Chug, Run, Re­peat

Rac­ing for glory at the Beer Mile World Cham­pi­onships

The Walrus - - CONTENTS - By Rhi­an­non Rus­sell

Rac­ing for glory at the Beer Mile World Cham­pi­onships

Ten run­ners in sin­glets and thigh­high shorts sprint around a tree-lined course carved out of a park­ing lot in ­Austin, Texas. Lewis Kent, a lanky twenty-oneyear-old ki­ne­si­ol­ogy stu­dent from Mis­sis­sauga, On­tario, leads the pack, his flu­o­res­cent-yel­low shoes glow­ing in the night. Two thou­sand fans cheer him on, some wav­ing over­sized cut-outs of his grin­ning face.

Kent dashes up to a ta­ble at the side of the course and slows to a walk. In one smooth mo­tion, he grabs a bot­tle of ­Am­s­ter­dam Blonde with his left hand, twists off the cap with his gloved right hand, and pours the am­ber liq­uid down his throat.

Kent isn’t the fastest run­ner, but his chug is su­per­hu­man. He’s spent months re­fin­ing it, and, at 5.15 sec­onds, it is world class. At the end of the “chug zone” — two beers down, two to go — Kent springs back ­into a run. “That was a hel­luva beer right there!” a com­men­ta­tor yells.

At the FloTrack Beer Mile World Cham­pi­onships, ban­ners lin­ing the course read, “CHUG RUN RE­PEAT,” and Kent makes it look as ef­fort­less as it sounds. By the fi­nal stretch, the rest of the field has fallen back, and he and his world record-swap­ping ri­val, Corey Gal­lagher, a mail­man from Man­i­toba, duke it out for boozy glory. Kent crosses the fin­ish line first, his right hand raised in vic­tory, in four min­utes and forty­seven sec­onds, a new world record. Later,

af­ter throw­ing up, he’s awarded a tro­phy and a $5,000 (US) cheque.

The beer mile was born in the late 1980s, when run­ners at Queen’s Univer­sity in Kingston, On­tario, de­cided to com­bine their love of rac­ing and drink­ing. They com­peted on de­serted tracks un­der cover of dark­ness. In the early ’90s, they wrote of­fi­cial rules: four laps of a 400-me­tre track (plus a nineme­tre chug zone), four brews (355-millil­itre cans or bot­tles, at least 5­per­cent ­alcohol), no shot­gun­ning, a ­penalty lap if you puke mid-race. At track meets, the team passed their cre­ation along, and it spread covertly to uni­ver­si­ties and col­leges across North ­Amer­ica. Then, in 2014, an Amer­i­can broke the five-minute mark. Within the com­mu­nity, it was a feat that had been thought ­im­pos­si­ble, akin to Roger Ban­nis­ter break­ing the four-minute mile in 1954.

Kent, a mid­dle-of-the-pack track and cross-coun­try run­ner at Western Univer­sity in Lon­don, On­tario, was ­in­trigued. He ­carted a six-pack to a dirt track near his house. It was hell: he was so out of breath by the third beer, it took him forty­five sec­onds to get it down. But he kept at it. For weeks, Kent guz­zled six cans filled with water ev­ery day while ­clutch­ing a stop­watch, and an­a­lyzed ­videos of his chugs. Count­less test pours in his ­kitchen sink demon­strated how ­liq­uid flows ­faster from a bot­tle than a can. It was ­fluid ­dy­nam­ics 101. To train his stomach, he gorged on large piz­zas, fam­ily-sized ­lasag­nas, and nine-pound watermelons.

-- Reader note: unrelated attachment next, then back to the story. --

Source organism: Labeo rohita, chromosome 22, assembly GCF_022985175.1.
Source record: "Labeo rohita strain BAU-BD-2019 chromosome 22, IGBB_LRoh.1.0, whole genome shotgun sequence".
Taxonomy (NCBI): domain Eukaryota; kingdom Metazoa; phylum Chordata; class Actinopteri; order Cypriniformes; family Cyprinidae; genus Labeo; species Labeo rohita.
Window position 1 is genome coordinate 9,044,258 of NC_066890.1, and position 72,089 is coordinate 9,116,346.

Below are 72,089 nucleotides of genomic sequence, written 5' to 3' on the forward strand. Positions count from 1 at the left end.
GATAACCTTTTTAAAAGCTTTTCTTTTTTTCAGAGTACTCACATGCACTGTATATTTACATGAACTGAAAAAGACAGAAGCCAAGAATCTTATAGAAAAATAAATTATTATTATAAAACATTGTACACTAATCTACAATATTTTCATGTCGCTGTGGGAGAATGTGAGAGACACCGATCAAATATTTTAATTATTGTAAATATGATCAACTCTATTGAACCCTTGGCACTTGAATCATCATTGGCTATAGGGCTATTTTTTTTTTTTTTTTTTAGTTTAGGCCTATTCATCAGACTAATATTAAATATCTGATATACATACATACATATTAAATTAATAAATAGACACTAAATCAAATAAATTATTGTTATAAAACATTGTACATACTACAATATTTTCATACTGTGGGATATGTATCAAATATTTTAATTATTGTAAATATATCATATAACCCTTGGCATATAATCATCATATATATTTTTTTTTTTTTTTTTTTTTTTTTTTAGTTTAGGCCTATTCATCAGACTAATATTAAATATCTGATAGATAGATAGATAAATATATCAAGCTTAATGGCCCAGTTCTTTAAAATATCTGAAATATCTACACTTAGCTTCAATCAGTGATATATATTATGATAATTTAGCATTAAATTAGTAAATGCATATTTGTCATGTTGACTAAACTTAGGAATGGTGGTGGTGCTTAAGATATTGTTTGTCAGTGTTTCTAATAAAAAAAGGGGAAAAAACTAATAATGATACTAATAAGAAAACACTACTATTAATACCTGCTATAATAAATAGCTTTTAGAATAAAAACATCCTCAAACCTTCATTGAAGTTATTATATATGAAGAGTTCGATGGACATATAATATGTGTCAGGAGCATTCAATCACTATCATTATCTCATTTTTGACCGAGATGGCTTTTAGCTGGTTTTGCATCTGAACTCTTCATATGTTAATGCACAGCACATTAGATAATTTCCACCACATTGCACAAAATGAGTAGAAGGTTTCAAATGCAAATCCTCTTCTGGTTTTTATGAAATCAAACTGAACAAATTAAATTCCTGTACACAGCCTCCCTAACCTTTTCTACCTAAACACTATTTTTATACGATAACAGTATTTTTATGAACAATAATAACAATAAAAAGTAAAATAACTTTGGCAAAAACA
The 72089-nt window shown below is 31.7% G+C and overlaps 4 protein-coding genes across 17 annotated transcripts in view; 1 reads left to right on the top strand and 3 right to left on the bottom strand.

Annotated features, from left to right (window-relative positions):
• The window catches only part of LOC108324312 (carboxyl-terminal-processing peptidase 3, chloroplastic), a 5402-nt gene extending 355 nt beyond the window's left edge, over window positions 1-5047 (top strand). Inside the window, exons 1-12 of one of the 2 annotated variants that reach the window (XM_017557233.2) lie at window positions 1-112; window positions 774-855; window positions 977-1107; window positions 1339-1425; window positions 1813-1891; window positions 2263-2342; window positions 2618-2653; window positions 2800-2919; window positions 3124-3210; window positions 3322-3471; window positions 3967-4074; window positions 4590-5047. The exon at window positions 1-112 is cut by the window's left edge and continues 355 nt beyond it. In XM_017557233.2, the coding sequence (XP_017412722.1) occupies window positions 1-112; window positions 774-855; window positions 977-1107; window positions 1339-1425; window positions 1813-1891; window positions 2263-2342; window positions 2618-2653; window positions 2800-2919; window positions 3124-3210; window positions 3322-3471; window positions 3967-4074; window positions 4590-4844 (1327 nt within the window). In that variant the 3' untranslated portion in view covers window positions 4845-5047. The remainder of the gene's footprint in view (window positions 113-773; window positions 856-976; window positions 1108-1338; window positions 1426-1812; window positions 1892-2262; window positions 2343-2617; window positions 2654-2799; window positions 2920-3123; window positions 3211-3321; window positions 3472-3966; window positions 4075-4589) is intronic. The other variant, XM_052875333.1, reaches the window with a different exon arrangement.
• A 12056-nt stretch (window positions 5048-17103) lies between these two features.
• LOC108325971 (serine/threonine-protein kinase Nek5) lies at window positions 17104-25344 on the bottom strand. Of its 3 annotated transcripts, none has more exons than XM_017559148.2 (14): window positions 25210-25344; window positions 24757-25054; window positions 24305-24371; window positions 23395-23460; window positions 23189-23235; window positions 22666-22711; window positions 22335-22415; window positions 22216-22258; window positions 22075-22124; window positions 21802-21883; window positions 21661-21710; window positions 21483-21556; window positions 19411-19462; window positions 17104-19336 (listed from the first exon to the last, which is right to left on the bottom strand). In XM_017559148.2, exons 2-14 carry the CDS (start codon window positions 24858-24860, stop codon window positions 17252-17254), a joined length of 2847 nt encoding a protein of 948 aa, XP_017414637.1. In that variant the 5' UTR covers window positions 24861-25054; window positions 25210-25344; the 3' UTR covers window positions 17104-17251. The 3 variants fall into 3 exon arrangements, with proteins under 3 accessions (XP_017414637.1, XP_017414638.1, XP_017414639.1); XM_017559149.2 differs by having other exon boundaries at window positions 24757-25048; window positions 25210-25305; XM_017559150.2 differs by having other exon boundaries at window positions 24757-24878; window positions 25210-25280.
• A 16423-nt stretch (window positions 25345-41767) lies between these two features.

The nau­se­at­ing train­ing paid off. Last Au­gust, he broke the world record and then won the first Beer Mile World Clas­sic, in San Fran­cisco. Kent signed with an agent and ac­cepted a spon­sor­ship deal from the ap­parel com­pany Brooks — clothes, shoes, and an undis­closed amount of cash — a first for the sport. Tra­di­tional run­ners were ­em­bit­tered, which Kent un­der­stands. “There are peo­ple who train ten years of their life to get a spon­sor­ship deal and never get a free pair of shoes,” he says. “And then all of a sud­den, this guy can drink beers and run, and doesn’t even run that quickly?” In De­cem­ber, he ap­peared on The Ellen ­DeGeneres Show . She sent him home with a one-year sup­ply of his rac­ing brew.

At univer­sity track meets, Kent would over­hear older coaches trash­ing him. A­for­mer Cana­dian Olympian tweeted that when he was done be­ing a “se­ri­ous ­ath­lete” per­haps he’d dab­ble in the beer mile. One elite racer called it “a bas­tardiza­tion of the world’s most ­pre­his­toric sport.” But for peo­ple who find track races dull, adding four beers cre­ates drama, says John Markell, who helped write the rules still in use to­day. “It’s kind of like watch­ing a train wreck,” he says. “That’s the beauty of it. Any­one can puke at any time.”

On a rainy March day, Kent is train­ing for the Beer Mile World Clas­sic that will be held in Lon­don, Eng­land, this July — the first time an elite race will be run on a ­real track. Most runs are still qui­etly or­ga­nized and held at night on tracks like this one, where Kent and Phil Par­rot-Mi­gas, his room­mate and the world’s ninth-ranked beer miler, dodge pud­dles and prac­tice with lighter 0.5 per­cent Mol­son Exel.

It’s not the booze that makes the beer mile chal­leng­ing; the body can’t ab­sorb enough alcohol in five or six min­utes to get drunk. It’s the car­bon­a­tion that turns the stomach. Dur­ing one race, Par­rot-Mi­gas threw up mid­chug. “On the footage, you see Phil,” Kent says, tip­ping his head back while hold­ing an imag­i­nary bot­tle, “and the beer’s go­ing down, then it goes back up, then it goes back down.”

They laugh, and then sprint off again, for one more lap and one more chug.

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